In 1628, the Dutch East India Company launched their new flagship the Batavia on a journey to, believe it or not, Batavia (now Jakarta, Indonesia). The ship carried sailors, soldiers, and passengers, 330 people in all, as well as stores of silver coins to trade for spices, and provisions for the journey. Several of the men aboard longed for riches and adventure beyond the company’s plans. There was an attempted mutiny on board, right before the Batavia crashed against a reef 70 kilometers off the coast of Australia. Most of the survivors were were evacuated to the nearby islands. The ship’s commander Fransisco Pelsaert, skipper Ariaen Jacobsz, and 50 others set out on a longboat to find help. They left 225 people on the islands. The ship’s officers would not return for three months.
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With Pelsaert and Jacobsz gone, the highest-ranking officer on the islands was none other than Jeronimus Cornelisz, who, despite having no sailing or military experience, appointed himself leader and assumed command of an elected Council of survivors. While this might have made sense at the time, there was the minor problem that Cornelisz was a raging psychopath and would soon turn the tiny islands into hell on earth.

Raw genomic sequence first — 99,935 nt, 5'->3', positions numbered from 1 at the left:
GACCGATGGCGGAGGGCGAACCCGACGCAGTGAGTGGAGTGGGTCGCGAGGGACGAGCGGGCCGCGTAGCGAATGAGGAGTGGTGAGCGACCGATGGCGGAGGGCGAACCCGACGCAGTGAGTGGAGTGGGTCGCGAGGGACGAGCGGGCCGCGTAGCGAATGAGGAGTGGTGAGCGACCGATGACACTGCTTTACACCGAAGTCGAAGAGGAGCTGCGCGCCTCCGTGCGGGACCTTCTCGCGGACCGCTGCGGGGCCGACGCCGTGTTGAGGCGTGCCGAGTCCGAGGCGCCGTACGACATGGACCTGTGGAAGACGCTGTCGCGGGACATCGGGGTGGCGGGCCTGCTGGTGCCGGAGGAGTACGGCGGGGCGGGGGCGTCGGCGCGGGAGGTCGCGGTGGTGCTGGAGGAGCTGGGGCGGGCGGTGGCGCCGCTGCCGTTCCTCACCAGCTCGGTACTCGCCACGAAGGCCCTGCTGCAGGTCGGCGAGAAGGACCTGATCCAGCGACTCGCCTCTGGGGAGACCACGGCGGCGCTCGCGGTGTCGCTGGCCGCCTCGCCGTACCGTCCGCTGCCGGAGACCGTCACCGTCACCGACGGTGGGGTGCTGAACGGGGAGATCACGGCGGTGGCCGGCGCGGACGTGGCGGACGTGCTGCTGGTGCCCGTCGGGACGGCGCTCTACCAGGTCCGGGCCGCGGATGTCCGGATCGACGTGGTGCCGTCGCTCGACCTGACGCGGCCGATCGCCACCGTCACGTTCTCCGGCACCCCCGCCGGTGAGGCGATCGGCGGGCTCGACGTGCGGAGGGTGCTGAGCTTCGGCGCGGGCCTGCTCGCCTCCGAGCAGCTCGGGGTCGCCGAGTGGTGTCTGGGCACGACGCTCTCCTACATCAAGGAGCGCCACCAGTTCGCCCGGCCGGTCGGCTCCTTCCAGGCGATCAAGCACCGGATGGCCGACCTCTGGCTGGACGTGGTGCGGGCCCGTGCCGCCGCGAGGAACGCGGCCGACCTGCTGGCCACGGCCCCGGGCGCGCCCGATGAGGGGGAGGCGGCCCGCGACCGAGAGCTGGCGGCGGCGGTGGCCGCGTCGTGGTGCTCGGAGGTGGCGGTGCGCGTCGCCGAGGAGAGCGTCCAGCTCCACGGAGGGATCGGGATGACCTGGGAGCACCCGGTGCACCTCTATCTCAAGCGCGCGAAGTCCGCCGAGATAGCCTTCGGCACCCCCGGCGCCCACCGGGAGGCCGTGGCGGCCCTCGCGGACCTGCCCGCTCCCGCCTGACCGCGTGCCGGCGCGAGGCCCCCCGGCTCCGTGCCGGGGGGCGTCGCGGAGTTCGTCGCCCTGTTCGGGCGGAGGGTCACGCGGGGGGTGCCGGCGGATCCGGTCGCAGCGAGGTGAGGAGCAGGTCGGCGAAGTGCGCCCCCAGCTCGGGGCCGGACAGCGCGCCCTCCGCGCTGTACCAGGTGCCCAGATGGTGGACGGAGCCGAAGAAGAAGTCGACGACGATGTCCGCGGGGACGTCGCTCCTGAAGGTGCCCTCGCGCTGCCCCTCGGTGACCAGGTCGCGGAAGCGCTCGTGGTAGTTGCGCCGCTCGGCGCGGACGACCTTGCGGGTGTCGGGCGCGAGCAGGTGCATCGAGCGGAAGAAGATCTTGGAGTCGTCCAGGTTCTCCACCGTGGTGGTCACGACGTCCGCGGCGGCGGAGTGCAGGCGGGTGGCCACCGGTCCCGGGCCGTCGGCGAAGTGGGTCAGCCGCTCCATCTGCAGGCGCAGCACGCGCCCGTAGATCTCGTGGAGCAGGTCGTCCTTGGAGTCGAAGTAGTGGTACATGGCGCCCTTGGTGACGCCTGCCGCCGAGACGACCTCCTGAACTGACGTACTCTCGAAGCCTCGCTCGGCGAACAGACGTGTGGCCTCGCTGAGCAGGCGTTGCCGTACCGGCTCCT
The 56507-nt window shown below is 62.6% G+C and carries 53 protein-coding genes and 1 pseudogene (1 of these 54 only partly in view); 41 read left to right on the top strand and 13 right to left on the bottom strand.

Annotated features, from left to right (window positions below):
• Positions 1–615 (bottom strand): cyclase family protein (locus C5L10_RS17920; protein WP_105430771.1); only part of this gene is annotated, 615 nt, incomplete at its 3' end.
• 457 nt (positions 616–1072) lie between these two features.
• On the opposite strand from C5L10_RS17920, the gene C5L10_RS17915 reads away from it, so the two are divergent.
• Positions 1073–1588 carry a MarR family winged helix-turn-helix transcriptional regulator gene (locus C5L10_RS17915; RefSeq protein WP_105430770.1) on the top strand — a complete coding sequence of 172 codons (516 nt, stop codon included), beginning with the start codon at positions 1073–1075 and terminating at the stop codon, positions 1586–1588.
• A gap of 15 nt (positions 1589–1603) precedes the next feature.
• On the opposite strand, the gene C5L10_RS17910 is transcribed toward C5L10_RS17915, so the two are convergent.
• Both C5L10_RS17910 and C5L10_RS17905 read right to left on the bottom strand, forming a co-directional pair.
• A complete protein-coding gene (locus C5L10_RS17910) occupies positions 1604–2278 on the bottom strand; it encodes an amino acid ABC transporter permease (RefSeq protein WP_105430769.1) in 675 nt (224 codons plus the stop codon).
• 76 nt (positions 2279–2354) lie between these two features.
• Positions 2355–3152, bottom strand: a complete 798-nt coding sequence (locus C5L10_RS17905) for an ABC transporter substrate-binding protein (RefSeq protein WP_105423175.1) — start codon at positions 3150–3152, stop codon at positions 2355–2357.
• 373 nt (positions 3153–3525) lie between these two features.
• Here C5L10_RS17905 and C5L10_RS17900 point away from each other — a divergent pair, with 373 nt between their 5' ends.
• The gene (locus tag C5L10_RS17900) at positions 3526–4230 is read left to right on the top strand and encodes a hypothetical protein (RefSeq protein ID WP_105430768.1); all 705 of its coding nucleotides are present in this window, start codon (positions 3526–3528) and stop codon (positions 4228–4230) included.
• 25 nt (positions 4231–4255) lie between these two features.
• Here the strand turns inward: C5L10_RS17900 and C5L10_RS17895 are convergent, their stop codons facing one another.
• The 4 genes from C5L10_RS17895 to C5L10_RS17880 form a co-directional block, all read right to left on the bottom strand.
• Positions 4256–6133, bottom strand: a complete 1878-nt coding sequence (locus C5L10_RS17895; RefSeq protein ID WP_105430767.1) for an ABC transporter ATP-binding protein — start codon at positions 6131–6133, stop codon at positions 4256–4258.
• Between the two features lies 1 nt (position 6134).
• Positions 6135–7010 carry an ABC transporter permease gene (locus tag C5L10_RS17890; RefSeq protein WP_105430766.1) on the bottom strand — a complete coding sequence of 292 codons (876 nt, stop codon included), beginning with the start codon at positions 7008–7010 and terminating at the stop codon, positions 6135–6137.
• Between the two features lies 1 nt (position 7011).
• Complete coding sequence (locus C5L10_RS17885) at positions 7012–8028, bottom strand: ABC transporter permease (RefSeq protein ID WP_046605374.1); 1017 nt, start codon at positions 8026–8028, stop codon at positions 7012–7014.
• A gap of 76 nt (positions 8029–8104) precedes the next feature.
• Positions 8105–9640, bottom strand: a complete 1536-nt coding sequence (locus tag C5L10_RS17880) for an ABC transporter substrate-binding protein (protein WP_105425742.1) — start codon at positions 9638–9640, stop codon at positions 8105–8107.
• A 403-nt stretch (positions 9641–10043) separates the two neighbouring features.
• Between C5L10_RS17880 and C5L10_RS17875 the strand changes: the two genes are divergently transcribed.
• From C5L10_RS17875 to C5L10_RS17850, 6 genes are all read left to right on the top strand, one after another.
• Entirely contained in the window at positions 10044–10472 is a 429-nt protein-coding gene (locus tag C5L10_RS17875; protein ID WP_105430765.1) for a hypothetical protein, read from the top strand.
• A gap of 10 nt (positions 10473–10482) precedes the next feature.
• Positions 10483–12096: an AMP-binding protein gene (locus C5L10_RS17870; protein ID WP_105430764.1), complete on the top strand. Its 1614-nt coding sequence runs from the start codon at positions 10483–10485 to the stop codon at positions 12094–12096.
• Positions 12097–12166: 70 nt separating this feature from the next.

Cornelisz was paranoid about the mutiny, and set about eliminating all witnesses. But first, he exiled the remaining soldiers to a different island under a ruse, which eventually turned into a full-blown war between the islands. Only 92 people were left when their rescue arrived, and even fewer by the time they were all transported to civilization. Read the horrifying story of the Batavia at Today I Found Out.
(Image credit: Gouwenaar)